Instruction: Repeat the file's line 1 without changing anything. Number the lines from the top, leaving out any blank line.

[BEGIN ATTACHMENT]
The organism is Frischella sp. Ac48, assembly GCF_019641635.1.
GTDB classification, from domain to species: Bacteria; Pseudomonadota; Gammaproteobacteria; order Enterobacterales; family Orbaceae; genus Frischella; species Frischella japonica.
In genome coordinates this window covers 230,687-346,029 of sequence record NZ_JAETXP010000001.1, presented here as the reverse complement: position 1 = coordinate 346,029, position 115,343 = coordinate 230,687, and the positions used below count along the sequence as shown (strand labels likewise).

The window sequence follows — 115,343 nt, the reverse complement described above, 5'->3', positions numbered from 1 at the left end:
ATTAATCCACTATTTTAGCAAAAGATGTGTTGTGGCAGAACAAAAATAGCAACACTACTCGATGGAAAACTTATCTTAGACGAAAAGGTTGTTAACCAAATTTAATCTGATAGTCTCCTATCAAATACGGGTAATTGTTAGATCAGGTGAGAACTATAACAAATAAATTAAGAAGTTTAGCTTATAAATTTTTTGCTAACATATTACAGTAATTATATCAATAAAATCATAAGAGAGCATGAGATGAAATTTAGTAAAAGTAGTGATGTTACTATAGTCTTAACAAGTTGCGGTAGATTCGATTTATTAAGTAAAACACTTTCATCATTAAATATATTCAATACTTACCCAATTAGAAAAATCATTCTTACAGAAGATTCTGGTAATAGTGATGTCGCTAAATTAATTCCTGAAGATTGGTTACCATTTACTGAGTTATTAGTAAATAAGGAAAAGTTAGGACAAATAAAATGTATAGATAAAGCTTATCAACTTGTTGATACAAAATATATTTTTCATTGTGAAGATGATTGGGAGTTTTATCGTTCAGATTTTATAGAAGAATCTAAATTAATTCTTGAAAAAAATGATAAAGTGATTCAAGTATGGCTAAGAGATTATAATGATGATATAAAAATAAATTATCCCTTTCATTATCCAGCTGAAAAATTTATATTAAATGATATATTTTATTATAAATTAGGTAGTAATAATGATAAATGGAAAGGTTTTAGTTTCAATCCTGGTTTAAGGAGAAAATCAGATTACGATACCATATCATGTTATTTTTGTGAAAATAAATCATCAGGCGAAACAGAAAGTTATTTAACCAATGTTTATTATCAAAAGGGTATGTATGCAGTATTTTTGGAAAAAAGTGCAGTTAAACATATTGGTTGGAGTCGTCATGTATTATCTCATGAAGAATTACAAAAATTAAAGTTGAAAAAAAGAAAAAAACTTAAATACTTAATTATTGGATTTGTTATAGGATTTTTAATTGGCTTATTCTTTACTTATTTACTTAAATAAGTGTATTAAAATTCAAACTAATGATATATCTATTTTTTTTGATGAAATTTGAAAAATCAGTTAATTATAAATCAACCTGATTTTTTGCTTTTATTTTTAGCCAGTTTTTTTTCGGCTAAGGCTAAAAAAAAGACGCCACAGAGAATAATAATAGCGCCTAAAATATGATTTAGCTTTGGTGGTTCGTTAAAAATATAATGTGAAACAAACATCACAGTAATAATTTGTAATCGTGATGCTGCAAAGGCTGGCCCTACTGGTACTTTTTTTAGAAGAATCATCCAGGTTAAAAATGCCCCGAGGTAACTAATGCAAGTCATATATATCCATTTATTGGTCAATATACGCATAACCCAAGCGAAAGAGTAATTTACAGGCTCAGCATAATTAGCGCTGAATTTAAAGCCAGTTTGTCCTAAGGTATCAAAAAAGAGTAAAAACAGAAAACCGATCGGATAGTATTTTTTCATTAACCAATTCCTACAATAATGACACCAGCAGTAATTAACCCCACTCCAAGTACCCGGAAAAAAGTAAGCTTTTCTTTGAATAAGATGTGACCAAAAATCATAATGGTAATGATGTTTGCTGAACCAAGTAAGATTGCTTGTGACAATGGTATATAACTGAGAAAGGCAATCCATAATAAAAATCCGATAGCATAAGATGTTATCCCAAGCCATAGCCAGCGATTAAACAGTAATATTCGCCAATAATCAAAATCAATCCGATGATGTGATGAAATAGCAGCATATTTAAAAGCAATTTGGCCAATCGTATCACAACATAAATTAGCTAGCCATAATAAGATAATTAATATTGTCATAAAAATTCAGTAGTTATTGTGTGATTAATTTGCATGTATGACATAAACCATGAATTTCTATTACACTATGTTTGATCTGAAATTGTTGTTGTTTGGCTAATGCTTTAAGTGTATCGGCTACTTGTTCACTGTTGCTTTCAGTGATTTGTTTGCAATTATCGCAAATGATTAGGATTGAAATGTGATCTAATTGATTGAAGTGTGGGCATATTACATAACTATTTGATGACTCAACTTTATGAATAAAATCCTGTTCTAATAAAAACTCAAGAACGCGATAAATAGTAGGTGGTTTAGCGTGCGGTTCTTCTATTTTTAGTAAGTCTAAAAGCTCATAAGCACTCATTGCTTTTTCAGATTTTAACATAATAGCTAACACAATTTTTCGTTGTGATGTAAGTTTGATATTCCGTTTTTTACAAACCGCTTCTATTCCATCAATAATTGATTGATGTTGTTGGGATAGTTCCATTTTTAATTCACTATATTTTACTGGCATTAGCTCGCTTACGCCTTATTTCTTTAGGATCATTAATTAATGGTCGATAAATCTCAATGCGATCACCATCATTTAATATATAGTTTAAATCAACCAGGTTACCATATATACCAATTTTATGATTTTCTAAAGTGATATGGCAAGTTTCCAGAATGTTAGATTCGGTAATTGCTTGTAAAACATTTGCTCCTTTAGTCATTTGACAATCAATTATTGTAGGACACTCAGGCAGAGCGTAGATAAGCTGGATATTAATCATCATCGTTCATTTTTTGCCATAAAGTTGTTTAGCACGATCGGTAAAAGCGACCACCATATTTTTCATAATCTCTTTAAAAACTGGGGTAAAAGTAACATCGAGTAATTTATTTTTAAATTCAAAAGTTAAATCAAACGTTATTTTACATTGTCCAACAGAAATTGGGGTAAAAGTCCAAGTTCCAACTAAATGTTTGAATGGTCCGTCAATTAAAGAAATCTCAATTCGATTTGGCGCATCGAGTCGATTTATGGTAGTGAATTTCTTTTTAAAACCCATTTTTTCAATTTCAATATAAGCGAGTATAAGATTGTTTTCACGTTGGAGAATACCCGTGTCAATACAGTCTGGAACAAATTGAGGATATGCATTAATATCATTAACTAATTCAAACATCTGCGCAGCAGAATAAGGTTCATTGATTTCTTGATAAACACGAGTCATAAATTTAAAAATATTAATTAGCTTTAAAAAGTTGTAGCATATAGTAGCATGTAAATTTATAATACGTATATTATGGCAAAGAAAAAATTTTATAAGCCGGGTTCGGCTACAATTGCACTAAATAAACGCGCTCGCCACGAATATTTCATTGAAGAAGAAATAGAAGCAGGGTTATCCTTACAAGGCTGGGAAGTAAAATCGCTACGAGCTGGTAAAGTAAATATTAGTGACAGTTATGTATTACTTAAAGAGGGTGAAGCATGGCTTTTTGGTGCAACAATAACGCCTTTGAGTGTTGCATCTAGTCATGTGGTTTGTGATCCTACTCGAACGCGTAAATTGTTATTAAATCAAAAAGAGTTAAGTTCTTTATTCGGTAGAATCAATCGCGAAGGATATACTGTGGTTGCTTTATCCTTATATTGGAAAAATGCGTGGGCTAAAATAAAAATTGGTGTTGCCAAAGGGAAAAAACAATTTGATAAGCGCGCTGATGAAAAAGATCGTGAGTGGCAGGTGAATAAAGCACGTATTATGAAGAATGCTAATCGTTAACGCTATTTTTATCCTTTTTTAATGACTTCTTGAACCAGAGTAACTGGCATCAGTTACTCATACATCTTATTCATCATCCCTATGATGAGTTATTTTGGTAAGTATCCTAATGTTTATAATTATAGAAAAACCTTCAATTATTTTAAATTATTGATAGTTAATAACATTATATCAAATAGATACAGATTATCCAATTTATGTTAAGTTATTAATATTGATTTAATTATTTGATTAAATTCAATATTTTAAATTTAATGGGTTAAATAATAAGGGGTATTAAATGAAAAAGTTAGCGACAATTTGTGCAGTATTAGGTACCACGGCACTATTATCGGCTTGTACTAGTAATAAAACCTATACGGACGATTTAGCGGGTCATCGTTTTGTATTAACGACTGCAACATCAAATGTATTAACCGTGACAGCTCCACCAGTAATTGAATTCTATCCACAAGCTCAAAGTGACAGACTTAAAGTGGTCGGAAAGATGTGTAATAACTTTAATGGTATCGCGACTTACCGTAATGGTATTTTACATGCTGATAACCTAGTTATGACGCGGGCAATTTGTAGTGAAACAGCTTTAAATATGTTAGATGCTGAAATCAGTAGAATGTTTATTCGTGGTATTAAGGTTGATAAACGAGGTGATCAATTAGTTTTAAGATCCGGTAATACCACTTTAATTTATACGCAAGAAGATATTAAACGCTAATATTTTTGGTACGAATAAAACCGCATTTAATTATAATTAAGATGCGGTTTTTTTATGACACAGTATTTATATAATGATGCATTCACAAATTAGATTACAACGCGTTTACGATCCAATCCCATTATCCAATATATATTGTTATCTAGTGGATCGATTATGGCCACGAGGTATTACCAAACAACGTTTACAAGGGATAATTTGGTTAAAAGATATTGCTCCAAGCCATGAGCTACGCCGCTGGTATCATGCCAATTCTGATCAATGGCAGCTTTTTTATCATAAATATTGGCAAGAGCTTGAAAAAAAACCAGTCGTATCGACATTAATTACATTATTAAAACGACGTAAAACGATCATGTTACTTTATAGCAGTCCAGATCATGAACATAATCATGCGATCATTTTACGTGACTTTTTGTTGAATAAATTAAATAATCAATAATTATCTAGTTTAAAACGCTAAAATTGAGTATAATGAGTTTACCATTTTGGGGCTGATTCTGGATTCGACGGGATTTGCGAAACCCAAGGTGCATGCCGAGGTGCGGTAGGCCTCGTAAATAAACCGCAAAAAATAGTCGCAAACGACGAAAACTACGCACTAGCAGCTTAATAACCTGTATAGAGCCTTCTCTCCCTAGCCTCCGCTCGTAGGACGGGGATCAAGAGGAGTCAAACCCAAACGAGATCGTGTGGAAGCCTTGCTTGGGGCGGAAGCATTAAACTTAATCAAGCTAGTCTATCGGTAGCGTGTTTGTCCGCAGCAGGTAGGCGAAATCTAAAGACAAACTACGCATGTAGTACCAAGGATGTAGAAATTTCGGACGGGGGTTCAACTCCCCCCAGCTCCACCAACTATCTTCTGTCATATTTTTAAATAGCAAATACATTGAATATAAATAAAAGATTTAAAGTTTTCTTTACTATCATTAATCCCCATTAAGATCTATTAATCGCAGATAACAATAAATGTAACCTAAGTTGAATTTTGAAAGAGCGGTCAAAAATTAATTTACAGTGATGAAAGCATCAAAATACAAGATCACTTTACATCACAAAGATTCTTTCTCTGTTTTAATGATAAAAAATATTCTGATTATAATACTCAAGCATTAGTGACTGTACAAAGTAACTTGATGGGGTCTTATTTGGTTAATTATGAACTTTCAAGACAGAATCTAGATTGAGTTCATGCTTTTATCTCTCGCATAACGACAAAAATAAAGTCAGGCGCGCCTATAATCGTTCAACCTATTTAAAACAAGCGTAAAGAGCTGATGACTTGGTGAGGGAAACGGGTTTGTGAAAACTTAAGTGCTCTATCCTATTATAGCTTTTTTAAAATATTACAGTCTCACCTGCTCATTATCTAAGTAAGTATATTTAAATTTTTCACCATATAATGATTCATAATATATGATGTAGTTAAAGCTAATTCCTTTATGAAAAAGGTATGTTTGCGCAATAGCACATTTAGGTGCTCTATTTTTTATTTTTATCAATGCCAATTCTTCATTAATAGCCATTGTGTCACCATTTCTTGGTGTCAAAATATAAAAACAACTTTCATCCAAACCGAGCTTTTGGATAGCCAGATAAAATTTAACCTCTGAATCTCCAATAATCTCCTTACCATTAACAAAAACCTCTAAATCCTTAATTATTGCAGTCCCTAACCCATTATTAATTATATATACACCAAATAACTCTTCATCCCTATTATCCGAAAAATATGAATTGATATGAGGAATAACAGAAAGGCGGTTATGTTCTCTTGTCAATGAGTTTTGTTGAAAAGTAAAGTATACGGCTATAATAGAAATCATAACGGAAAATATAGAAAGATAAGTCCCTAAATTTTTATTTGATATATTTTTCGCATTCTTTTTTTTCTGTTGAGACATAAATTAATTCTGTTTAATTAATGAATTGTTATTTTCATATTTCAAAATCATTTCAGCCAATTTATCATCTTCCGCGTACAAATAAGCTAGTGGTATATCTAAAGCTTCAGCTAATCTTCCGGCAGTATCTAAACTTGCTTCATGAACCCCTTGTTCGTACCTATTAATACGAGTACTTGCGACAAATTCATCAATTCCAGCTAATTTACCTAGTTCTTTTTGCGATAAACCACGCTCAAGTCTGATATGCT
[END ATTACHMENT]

The organism is Frischella sp. Ac48, assembly GCF_019641635.1.